Natural Avalanche R2D2 Table Mtn - Multiple trigger locations

AVALANCHE OBSERVATION
Table Mtn

Drainage:

Submission Info
Josh Feinberg
Forecaster
Sunday, February 23, 2020 - 10:30am
Red Flags: 
Recent loading by new snow, wind, or rain
Rapid warming
Avalanche Type: 
Dry
Slab
Loose/Point-Release
Slope: 
38degrees
Trigger type: 
Natural
Aspect: 
Northeast
Weak Layer: 
Storm Snow
Avalanche Width: 
80ft.
Terrain: 
Above Treeline
Elevation: 
11 400ft.
Bed Surface: 
Old Snow
Avalanche Length: 
800ft.
Number of similar avalanches: 
2
Number of partial burials: 
0
Number of full burials: 
0
More detailed information about the avalanche: 

Avalanche occured on a ENE facing slope just above tree line starting in a rocky/cliffy area (11,400', ~38° slope).  There was at least two seperate release points, perhaps even 3.  I could tell that atleast one started as a loose point release from warming east facing rocks, the other two I couldn't tell exactly, but feel confident that they were triggered by warming rocks as well, and by the width and length of the combined path they may likely have been small slabs.  In any case, they appeared to occur in wind deposited snow  These slides just entrained the new surface snow and ran on the firm old snow surface for the most part, and didn't appear to step down at all into the old snow crust/facet combos.  The max width of the path was ~80', and it ran 800 vertical feet.  R2D2, it could have buried someone.  I climbed up to check this slide out in the mid to late afternoon, quite a while after the rocks on this slope had gone into the shade.  Sourounding surface snow on this slope was all cold, dry, and loose.           

On the approach at mid-elevation, ~9800', one whoomph and collapse was felt in a slight gully feature with visible cracks ~15' out forming from the surface crust under the new snow collapsing on the facets underneigth.  East facing terrain, ~24° slope.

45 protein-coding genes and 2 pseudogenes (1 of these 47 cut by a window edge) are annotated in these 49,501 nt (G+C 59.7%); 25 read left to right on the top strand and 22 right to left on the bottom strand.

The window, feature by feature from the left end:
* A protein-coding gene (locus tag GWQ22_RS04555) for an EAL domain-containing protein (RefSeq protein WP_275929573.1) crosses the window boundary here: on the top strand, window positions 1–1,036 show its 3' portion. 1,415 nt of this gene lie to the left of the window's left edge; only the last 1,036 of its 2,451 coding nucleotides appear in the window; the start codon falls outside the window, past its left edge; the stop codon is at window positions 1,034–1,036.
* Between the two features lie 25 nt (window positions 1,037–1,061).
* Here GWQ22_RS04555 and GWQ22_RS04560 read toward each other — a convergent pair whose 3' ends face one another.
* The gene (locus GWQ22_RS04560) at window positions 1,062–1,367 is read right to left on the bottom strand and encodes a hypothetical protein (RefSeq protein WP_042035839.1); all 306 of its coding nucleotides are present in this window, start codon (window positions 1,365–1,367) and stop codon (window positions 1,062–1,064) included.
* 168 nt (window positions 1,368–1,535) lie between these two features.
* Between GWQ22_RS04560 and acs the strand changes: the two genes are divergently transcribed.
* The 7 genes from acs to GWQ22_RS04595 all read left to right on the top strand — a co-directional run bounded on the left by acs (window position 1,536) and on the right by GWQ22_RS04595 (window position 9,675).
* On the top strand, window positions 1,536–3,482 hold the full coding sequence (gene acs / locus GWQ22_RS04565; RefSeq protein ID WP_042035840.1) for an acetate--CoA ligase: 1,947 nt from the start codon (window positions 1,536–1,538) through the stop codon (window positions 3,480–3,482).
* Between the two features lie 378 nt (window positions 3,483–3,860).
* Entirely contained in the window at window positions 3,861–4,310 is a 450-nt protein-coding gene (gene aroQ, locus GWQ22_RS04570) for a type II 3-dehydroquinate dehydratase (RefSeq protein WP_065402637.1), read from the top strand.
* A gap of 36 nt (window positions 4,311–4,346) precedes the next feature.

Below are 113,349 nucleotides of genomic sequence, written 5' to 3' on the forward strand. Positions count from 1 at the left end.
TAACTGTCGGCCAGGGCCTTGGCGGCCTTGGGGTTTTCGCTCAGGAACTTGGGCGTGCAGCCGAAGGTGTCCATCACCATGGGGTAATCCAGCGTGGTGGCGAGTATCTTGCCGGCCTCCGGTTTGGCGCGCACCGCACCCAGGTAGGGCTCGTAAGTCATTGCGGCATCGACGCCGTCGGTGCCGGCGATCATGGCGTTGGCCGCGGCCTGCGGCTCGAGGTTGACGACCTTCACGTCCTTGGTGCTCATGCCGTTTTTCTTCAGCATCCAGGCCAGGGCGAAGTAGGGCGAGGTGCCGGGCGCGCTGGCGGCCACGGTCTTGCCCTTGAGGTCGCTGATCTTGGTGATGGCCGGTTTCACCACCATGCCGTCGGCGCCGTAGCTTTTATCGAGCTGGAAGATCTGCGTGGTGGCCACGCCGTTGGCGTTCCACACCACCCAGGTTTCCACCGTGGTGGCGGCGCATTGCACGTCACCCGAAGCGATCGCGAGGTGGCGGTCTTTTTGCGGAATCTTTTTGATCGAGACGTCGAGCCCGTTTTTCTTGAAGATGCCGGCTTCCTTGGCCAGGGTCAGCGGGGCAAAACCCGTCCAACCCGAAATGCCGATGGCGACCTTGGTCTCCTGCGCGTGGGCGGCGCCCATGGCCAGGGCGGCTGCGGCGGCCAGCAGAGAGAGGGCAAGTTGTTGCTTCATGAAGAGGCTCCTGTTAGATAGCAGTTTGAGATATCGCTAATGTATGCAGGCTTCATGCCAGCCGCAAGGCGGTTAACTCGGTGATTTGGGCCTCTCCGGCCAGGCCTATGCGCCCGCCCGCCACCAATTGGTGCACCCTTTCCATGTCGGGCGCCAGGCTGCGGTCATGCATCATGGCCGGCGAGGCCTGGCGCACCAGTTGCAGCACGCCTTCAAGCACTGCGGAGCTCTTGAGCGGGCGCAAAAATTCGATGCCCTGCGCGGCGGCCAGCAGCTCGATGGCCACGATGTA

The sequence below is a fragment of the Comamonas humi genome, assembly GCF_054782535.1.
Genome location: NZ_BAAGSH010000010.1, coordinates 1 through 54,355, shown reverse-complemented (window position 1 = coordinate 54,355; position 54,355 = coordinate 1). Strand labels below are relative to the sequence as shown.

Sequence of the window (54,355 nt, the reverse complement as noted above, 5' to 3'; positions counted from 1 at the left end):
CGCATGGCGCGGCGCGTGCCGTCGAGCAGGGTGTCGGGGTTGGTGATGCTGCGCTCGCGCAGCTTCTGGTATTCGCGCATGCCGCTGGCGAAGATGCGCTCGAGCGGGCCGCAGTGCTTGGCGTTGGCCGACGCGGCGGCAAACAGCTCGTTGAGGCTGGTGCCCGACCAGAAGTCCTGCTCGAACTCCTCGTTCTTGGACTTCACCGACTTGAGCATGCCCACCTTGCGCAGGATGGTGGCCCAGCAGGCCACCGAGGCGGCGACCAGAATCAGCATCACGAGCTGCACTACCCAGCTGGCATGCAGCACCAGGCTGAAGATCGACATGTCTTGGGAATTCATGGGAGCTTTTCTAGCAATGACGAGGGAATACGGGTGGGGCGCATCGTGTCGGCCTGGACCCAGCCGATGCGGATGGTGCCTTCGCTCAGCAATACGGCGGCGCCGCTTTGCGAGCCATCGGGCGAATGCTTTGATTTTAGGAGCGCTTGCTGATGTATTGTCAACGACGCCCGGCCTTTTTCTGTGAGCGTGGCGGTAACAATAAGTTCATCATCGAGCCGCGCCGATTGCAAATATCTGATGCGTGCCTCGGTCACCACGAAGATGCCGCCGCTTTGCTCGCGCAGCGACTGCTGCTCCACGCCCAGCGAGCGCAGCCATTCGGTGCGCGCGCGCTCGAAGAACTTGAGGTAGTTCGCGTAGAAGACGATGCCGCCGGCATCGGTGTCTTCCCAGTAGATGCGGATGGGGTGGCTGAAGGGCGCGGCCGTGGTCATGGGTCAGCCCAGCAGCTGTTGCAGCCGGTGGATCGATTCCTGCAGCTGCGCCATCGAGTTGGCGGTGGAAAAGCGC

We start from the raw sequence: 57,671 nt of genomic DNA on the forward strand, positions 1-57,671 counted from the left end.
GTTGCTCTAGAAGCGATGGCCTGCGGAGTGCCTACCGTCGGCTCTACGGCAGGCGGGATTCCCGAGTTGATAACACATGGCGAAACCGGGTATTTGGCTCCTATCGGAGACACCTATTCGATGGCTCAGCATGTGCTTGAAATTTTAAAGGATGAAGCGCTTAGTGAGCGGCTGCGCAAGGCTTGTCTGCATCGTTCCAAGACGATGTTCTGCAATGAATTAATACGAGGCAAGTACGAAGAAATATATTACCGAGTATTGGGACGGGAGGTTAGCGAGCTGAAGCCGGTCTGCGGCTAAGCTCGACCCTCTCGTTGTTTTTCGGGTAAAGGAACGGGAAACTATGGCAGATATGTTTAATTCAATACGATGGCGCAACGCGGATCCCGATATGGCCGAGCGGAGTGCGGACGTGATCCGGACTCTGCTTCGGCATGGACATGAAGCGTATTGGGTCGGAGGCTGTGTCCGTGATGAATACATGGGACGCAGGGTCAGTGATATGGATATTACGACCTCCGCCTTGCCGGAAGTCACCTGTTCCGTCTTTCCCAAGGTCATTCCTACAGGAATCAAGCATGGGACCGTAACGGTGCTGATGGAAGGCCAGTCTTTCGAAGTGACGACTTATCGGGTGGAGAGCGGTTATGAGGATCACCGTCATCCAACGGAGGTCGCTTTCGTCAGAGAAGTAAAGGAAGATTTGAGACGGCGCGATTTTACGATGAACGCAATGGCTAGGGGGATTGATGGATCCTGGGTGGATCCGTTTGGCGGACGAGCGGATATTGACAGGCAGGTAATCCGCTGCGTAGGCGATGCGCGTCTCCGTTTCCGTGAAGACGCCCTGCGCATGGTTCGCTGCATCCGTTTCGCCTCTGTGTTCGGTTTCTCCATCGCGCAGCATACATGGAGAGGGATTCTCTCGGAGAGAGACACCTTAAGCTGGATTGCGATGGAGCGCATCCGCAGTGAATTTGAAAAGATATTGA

~4" of new snow was found around 9200', and 5-6" above 10,000'.  Lots of loose faceted snow under new snow, with very varable crusts across the landscape, some surface, some buried (quite a rotten snowpack at all elevations!).  Skinning was often boot top to knee deep down into the facets, and even to the thigh in some places(See pic) - challenging skinning at times using ski crampons, and boot crampons for short period where near surface crusts were supportable (which wasn't for long).    Entry and exit into this area was a pain with thick aspens and willows to navigate thru.  The snow however in open areas above this was soft and forgiving for the most part on non-sunny slopes.  Some big honking cornices at the ridgetop, presumably quite old.  When things really warm up later this season they could be quite dangerous.  

Avalanche Photos: 
Avalanche observation video: 
Blowing Snow: 
Yes
Cloud Cover: 
Clear
Air temperature: 
Above Freezing
Wind Speed: 
Moderate
Precipitation: 
None
Wind Direction: 
West
Accumulation rate: 
None
More detailed information about the weather: 

-10,200', 2:30pm, air temp=2°C.  Calm winds except at ridge top where occasional gusts from the west could be seen blowing snow into the air (see attached video).   

Number of People Caught: 
0
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